Horizontalism's prose is powerful, but more importantly, clearer than most academic writing, a benefit clearly attributable to the non-academic origins of the participants. Consequently, the book is on-topic, intricate, and treats complex ideas thoroughly—using straight-forward language in a compelling interview-style format. Sitrin expertly edits her interviews to encapsulate the various threads into chapters that are (relatively) neatly packaged and cohesive. Still, as with any social movement still in its formative stages, the book's main sister topics (horizontalism, autogestion, autonomy, etc.) have many points of overlap and potential synonym confusion, which may cause some readers to struggle to keep ideas separate and unique (particularly given most English-speakers' inexperience with these concepts and practices). Equally, by the end of each chapter, there is a fair amount of repetition on many points, which may lead a reader to become slightly impatient—but redundancy is to be expected in an oral history. The book also includes a good number of photos (over 60), and while none are large resolution, they help prop open a compelling window into the surreal and normal aspects of the extraordinary events being described.

I do have a few questions, concerns, and issues I would have liked to see included or discussed. First, there are no dates attached to the interview snippets, leaving the reader curious as to what point in time the events related by interviewees occurred. Are these reflections from the immediate aftermath of the 2001 rebellion? Or the result of a few years worth of gestation and internalization? Enthusiasm in the wake of the economic crisis is predictable; but, if people's passions remain years later while organizations and practices are solidifying, then the movements have been gathering a terrific momentum even after the initial outburst.

Even though autogestion, horizontalism, autonomy, and other ideas are intricately described by the interviewees, few arguments against the merit of these ideas are offered. It makes sense that activists would be generally supportive of the ideas dominating their movements, yet it is curious that there are few (even friendly) criticisms of the overall agenda. Do popular arguments exist, perhaps outside the movements, that criticize the goals or methods of these ideas? Equally important, it is difficult to know how widespread the ideas and practices described are, not to mention the movements that such things are embedded within. One could calculate the size of the movement based on the estimated population of Argentina and the eye-witness accounts of participant accounts at events or in organizations. Still, Sitrin's subjects do not speak to the numbers involved in assemblies or other neighborhood projects, or the ratio of those who would prefer to engage in horizontal activities compared to party politics (or neither). Of course, such questions may serve as an interesting future research project for a curious quantitative-oriented social scientist.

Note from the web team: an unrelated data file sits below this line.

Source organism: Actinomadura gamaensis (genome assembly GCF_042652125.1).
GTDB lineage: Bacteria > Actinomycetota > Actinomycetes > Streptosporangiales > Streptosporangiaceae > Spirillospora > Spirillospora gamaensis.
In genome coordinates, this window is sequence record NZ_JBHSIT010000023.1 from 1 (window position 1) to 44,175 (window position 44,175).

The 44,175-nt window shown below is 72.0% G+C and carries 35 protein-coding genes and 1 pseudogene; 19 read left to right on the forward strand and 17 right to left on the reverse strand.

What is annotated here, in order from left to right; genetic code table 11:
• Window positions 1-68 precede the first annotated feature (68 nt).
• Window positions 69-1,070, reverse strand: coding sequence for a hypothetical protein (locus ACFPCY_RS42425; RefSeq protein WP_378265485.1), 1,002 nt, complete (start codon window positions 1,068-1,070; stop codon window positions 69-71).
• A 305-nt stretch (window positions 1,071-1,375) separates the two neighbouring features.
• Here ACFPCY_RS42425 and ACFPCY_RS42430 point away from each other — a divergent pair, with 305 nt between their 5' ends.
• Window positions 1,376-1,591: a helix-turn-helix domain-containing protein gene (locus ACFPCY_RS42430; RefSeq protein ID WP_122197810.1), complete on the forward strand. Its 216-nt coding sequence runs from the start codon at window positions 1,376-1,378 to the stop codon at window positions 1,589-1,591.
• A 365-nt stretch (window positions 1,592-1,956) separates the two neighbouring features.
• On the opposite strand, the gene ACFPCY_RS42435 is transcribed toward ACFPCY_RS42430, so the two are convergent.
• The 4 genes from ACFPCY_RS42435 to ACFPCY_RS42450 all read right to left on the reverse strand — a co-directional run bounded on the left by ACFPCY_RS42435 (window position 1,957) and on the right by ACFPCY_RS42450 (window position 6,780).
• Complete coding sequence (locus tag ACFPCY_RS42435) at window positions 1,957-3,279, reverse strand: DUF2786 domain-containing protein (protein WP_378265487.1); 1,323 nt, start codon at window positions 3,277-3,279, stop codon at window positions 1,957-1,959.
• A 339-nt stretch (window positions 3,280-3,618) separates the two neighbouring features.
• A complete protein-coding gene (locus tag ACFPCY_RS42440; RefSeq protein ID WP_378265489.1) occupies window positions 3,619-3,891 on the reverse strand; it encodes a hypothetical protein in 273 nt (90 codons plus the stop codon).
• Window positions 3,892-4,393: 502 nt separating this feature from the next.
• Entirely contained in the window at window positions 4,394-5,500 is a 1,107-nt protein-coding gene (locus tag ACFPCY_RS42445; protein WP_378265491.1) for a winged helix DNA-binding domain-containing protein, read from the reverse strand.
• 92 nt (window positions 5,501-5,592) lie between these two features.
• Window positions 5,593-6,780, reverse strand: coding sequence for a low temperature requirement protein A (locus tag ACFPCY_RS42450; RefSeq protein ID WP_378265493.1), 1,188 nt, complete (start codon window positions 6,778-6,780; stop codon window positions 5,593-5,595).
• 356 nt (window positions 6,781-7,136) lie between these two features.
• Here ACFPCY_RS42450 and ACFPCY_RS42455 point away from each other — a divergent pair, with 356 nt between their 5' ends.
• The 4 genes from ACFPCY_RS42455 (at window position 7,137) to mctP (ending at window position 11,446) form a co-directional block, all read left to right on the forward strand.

Finally, while the response to Argentina's newest movements by the Right has been clear—repression and smear-campaigns—what is the “established Left” (parties, unions, etc.) currently doing in Argentina and what has their overall response been to these movements? Cooptation has occurred in some instances, it appears, but have there been efforts to appropriate the movements' ideology to the advantage of parties? Political systems do, of course, try all they can to absorb and redirect outpourings of dissent and creative expression. Thus, if the horizontal tendency in Argentina's newest movements is to remain, holding off the incursion of formal, representative politics seems paramount. Although these may be frustrating and open-questions, in reality they are minor issues that should not tarnish an otherwise excellent book.

It was incredibly difficult to pry myself away from this book and I found it easy to imagine an excited tone of the voices behind the transcribed words. I think, this engaging content is relevant and important for two audiences. The first would be anyone who cannot imagine everyday people's ability to self-organize in a directly-democratic fashion, without the use of bureaucracy, elected representatives, or charismatic leaders. A second audience would be anyone who knows that such possibilities exist but have yet to witness such an eloquent description of such futures. Sitrin's volume will surely inspire and fascinate students of social movements, organizations, and social change, as much as it will inspire activists wishing to emulate Argentina's impressive moves towards horizontalism.

It is tempting to wonder aloud if similar precipitating factors, such as an economic collapse in the US, could trigger a popular rebellion like that witnessed in Argentina. If anything, this book conveys a strong sense of optimism and faith in human potential that generates confidence in our neighbors and fellow citizens given a possible future collapse as devastating as Argentina's.